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How Tablets Are Changing the Way We Consume Music

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It’s no secret the digital revolution has changed how music is recorded, shared, and heard. The past decade alone has seen a transfusion of music exchange unlike anything record labels or distribution company could have ever predicted. The format for music distribution has been slain and re-birthed in a unique method of file sharing and streaming on a play by purchase basis of subscriber networking.

Music has come along way since the introduction of compact discs in 1983. Even further of an evolution from cassettes tapes of the 1970’s and the original production of Vinyl recordings made popular in the 1950’s. The digital age gave birth to the Mp3; a low-memory data file used to store the contents of audio recordings on computer systems and digital play-back devices. The first mass-produced hardware MP3 was sold in 1998 as a SaeHan/Eiger MPMan. Apple began their monopolization of the Mp3 player phenomenon with the first edition Ipod in 2001.

Just a little over a decade later, The Iphone has seen nearly 5 upgrades and is virtually a hand-held computer with multiple functions of the most mind-boggling nature. Ipods have transformed into button size nano devices and computer systems have evolved to fit into a portable digital tablet that serves as a personal media notebook without needing the capacity of large computer hard drives. Tablet devices seem to have taken a strong leap in the world of multi-media storage and sharing. Apple’s Ipad isn’t the only company at the forefront either. Between the HP Touchpad, Samsung Galaxy, Acer’s Iconia Tab A500, Notion Ink’s ADAM and Blackberry Playbook there’s enough competition out there to stretch the market. In addition one of the cool things about purchasing tablets is that most of them are coming equipped with social music apps like Spotifty, Rdio, and Pandora.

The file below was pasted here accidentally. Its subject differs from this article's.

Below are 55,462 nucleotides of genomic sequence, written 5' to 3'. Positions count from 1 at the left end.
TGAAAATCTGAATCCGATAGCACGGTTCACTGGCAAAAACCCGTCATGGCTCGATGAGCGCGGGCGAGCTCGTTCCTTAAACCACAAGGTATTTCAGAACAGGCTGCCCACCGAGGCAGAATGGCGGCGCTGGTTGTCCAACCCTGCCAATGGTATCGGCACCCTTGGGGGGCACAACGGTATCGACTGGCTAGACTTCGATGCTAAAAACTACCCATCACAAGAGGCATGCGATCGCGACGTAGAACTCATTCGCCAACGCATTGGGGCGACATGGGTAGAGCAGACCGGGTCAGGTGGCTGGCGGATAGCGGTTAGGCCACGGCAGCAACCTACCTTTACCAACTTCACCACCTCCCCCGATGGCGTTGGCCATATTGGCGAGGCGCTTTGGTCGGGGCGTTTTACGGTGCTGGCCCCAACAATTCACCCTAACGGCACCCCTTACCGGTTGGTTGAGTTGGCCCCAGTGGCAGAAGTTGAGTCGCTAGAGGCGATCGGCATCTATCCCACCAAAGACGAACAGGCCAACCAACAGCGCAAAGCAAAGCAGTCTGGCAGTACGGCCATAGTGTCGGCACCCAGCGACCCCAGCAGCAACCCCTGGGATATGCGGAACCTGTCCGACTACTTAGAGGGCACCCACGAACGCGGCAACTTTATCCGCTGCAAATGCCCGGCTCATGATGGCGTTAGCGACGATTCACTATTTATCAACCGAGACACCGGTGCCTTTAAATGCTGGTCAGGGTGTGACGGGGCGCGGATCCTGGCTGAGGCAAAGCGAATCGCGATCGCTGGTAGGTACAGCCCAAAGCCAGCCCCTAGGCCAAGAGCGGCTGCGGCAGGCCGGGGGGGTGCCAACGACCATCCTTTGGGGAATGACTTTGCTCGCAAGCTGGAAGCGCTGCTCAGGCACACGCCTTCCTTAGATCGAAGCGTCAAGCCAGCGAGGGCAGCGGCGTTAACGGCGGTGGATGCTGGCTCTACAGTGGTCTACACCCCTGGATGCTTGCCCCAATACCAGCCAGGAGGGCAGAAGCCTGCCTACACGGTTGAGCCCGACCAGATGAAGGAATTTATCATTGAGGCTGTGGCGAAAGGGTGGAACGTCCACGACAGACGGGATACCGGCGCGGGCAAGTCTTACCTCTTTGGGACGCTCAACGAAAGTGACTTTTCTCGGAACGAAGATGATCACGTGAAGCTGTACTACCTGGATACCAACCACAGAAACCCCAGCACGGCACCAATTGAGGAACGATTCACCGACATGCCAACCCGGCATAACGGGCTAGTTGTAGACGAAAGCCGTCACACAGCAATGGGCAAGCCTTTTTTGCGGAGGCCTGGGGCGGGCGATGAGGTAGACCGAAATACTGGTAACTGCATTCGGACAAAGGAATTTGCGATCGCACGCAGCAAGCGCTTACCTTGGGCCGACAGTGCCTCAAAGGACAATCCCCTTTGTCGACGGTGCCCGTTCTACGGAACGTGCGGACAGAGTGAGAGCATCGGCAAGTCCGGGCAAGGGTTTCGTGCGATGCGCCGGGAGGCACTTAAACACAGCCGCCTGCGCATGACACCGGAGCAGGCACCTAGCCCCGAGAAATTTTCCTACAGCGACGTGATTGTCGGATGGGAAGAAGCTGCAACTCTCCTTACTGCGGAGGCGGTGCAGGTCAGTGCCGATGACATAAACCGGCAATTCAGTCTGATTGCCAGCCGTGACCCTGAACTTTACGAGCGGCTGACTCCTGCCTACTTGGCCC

These portable wireless multi-media sharing devices are just a small glimpse into how music will continue to be stored and shared in the 21st century. These new advances in technology leave the door wide open for streaming music services like Spotify, Rdio, and Lasf.fm to grow as more and more consumers adapt to the modern-day music model. Cloud technology has made a quantum leap in making all the music in your personal library portably playable without having transfer any actual file data.

It seems the day of carrying around hundreds of cd’s in sleeve books or stacks of cd cases is over, as thousands of songs are literally at our fingertips with the push of a button. Just imagine what we’ll be capable of as cloud computing and blue tooth technology morph, allowing us to vocally pull music literally out of thin air.

  • http://twitter.com/RonGreezy Ronald A. Grant

    The advances that have been made in music technology in the last 5-10 years are truly amazing, and I’m pretty excited to see what’s next. I’m still somewhat of an analog person, but services like Pandora and Spotify are very much taking over in terms of distribution, promotional methods and just plain listening. Good job.